For the peoples and governments of the Middle East, the United States' involvement in the region varied dramatically from one of a benevolent anti-imperialist in the nineteenth and early twentieth centuriES to an intrusive superpower in the late twentieth. As a Western construct, the Middle East region obviously could not have had only one voice. The Egyptians and the Iranians naturally looked up to America as a potential ally and benign supporter of their struggles against European hegemony only to be disappointed in the end. Even when the Wilsonian principles of self determination were applied to the Mandate regimes of Syria and Palestine alter the First World War, American goodwill brought about, perhaps inadvertently, a greater European colonial presence, and later one of the most enduring and destructive territorial disputes in modern times. For the newly emerging Saudi Arabia, which was grappling with bankruptcy and political instability, the United States' oil venture in the kingdom was a relief and a source of confidence. In later decades radical Islamic trends in the region were often geared to an anti-American rhetoric motivated in the main by the United States' position in the Arab-Israeli conflict, its support for pro-Western dictatorial regimes, and more recently, its cultural lure.
For many decades United States' foreign policy toward countries of the Middle East, and more frequently toward specific political crises, has been the subject of numerous studies. Similarly, THE diplomatic relations of the Middle Eastern countries with the United States have received some attention though often relying less on archival and other Middle Eastern primary sources. Though valuable and timely, these studies, both from American and Middle Eastern points of view, did not aim at providing a comparative perspective nor pay much attention to the political culture pervasive in foreign relations and the perceptions and attitudes behind the seemingly rational decisions and actions on both sides. A historical approach, such as the one aimed at IN this volume, may demonstrate comparable strains and strictures as well as motives for action and reaction in the relations between the United States and various countries of the Middle East.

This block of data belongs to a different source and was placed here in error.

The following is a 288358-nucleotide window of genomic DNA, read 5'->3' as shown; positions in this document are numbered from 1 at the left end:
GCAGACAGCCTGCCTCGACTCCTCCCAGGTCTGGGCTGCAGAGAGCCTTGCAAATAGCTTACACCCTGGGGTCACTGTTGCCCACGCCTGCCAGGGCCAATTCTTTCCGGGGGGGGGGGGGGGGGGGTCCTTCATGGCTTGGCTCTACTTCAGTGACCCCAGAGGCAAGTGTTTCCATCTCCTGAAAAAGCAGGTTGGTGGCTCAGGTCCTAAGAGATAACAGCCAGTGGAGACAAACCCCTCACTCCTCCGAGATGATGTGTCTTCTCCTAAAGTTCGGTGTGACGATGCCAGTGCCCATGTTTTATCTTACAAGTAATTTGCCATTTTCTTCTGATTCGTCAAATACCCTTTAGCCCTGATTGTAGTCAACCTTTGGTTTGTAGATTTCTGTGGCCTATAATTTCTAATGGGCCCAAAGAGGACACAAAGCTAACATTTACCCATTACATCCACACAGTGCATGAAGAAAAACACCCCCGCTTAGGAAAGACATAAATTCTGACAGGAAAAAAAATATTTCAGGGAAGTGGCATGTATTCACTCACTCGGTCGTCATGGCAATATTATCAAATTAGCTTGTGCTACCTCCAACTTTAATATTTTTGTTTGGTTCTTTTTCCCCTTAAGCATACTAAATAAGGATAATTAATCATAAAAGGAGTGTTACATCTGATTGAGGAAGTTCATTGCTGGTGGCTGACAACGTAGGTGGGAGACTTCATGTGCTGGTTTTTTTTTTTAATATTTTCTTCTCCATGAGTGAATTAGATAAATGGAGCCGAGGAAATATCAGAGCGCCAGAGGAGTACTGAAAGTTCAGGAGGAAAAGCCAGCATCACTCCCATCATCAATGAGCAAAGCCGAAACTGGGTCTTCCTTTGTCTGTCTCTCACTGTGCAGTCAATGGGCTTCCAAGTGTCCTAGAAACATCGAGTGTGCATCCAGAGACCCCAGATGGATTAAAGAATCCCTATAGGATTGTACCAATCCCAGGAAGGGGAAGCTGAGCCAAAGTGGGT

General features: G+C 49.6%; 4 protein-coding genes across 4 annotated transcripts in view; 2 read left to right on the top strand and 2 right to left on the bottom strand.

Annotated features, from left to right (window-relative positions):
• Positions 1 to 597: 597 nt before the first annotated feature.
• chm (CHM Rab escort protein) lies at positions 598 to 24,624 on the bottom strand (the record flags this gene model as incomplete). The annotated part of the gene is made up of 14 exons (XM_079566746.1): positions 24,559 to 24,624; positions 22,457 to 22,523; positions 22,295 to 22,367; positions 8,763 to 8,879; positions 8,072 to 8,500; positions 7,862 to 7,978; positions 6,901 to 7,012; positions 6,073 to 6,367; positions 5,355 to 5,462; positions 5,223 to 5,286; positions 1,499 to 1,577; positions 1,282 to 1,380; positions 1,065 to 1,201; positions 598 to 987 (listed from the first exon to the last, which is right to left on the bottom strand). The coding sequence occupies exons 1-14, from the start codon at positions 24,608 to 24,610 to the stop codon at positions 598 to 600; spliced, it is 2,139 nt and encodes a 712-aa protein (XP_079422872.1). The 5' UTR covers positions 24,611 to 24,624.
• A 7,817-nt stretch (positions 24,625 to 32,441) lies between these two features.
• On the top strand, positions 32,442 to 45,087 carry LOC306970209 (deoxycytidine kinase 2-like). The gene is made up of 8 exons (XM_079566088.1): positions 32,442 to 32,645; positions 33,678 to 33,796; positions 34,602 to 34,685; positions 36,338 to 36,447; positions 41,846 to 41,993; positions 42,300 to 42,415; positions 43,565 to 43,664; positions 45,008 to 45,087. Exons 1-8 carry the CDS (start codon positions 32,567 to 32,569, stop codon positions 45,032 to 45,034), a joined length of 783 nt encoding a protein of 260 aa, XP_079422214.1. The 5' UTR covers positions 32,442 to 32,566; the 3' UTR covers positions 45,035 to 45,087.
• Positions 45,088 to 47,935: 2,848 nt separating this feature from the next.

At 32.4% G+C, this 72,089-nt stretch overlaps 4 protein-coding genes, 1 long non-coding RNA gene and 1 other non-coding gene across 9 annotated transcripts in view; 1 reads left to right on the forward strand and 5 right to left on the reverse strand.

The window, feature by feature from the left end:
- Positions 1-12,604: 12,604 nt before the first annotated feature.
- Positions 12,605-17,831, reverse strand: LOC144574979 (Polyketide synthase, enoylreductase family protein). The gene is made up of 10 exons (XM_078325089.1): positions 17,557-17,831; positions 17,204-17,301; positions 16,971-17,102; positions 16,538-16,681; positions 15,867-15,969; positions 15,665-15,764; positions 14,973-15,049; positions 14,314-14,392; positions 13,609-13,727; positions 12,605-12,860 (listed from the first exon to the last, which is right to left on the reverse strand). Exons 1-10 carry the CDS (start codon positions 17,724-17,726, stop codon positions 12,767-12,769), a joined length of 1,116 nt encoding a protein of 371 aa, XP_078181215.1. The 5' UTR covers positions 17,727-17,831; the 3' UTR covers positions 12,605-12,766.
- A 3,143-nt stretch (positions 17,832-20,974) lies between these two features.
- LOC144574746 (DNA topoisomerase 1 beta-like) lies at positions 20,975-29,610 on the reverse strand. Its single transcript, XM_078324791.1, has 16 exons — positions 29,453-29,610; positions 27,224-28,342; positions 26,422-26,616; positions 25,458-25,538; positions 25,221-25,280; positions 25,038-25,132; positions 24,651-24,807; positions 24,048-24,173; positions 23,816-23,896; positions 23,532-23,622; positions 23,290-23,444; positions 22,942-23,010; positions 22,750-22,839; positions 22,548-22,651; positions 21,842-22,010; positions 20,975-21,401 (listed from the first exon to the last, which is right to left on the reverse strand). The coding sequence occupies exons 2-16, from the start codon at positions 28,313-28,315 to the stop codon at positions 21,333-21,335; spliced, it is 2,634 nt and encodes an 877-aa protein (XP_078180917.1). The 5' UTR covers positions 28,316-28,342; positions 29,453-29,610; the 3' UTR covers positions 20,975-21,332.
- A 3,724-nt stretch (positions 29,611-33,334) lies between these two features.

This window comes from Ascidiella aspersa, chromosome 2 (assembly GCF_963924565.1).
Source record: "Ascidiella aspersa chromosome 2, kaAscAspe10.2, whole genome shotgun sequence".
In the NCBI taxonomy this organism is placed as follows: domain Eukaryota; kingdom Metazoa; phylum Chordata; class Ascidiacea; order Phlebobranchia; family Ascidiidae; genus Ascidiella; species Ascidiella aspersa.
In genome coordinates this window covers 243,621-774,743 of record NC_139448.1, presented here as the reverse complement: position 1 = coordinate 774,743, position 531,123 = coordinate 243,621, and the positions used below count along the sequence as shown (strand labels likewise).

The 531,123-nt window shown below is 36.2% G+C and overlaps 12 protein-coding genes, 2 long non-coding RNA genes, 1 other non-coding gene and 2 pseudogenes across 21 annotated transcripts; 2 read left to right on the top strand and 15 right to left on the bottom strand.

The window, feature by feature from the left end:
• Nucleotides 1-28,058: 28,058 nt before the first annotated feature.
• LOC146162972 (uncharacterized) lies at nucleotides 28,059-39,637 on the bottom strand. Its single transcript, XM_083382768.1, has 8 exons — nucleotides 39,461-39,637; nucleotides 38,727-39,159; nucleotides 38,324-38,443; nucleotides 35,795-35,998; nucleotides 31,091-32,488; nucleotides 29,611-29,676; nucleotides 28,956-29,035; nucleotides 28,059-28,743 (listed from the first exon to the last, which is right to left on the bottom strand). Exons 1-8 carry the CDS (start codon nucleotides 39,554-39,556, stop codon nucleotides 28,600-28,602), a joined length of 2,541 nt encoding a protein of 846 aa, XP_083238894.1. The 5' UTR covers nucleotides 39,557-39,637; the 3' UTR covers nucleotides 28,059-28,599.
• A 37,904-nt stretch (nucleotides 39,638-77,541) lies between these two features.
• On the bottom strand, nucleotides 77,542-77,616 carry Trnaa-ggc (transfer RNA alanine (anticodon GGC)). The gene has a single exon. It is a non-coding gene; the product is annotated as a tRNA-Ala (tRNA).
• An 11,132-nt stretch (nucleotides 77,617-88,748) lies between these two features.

These considerations: a comparative perspective, the political culture of foreign relations, and a longer historical outlook, have been the guiding principles for the colloquium the proceedings of which appear in this collection of essays. The colloquium on The United States and the Middle East: Diplomatic and Economic Relations in Historical Perspective was organized by the Council on Middle East Studies and was held at the Yale Center for International and Area Studies in June 1999. With one exception all papers presented in the four panels are included in this collection. Though nearly all the papers are revised for publication, the contributors treated them as "works in progress."
The colloquium on diplomacy and economic relations was the first of three colloquia the Council of Middle East Studies is organizing on different dimensions of the relations between the United States and the Middle East. The papers presented cover a long historical span but mostly deal with the twentieth century. Robert Allison's paper looks back at the early American engagements in North Africa and the images it transpired. Two papers, by Mansour Bonakdarian and Erez Manela, look at the evolution of United States' relations with Iran and Egypt before the Second World War. Marcie Patton's paper discusses the American role in the shaping of Turkish centralized economic policies under Ataturk. Lawrence Davidson's examines the State Department's early stand on Zionism and Israel. Mary Ann Heiss explores United States' motives for controversial involvement in Iran in a crucial episode in the early 1950's. Two papers, by Douglas Little and Matthew Jacobs, examine views of the American political elite toward the Islamic Middle East and Arab nationalism in the post-Second World War period. Salim Yaqub examines the successes and failures of the Eisenhower Doctrine toward the Arab Middle East in the late 1950's. Finally Robert Vitalis explores the cultural dimension of the Arab American Oil Company's operation in Saudi Arabia.
I would like to express my gratitude to all panelists including Bruce Kuniholm (whose paper is not included), and moderators of the panels: Lee Blackwood, Nancy Ruther and Gaddis Smith. Salim Yaqub was instrumental in the organization of the colloquium and Haynie Wheeler and Malini Saith-Doddamani greatly helped with the production of this volume. Barbara Papacoda provided the crucial administrative support. The Council on Middle East Studies would also like to acknowledge the funding it received for the colloquium from the Coca Cola World Fund and the Yale Center for International and Area Studies.
Professor of History
Chair, Council on Middle East Studies
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|Publication:||United States & the Middle East|
|Date:||Jan 1, 1999|
|Next Article:||The United States and the specter of Islam: the early nineteenth century.|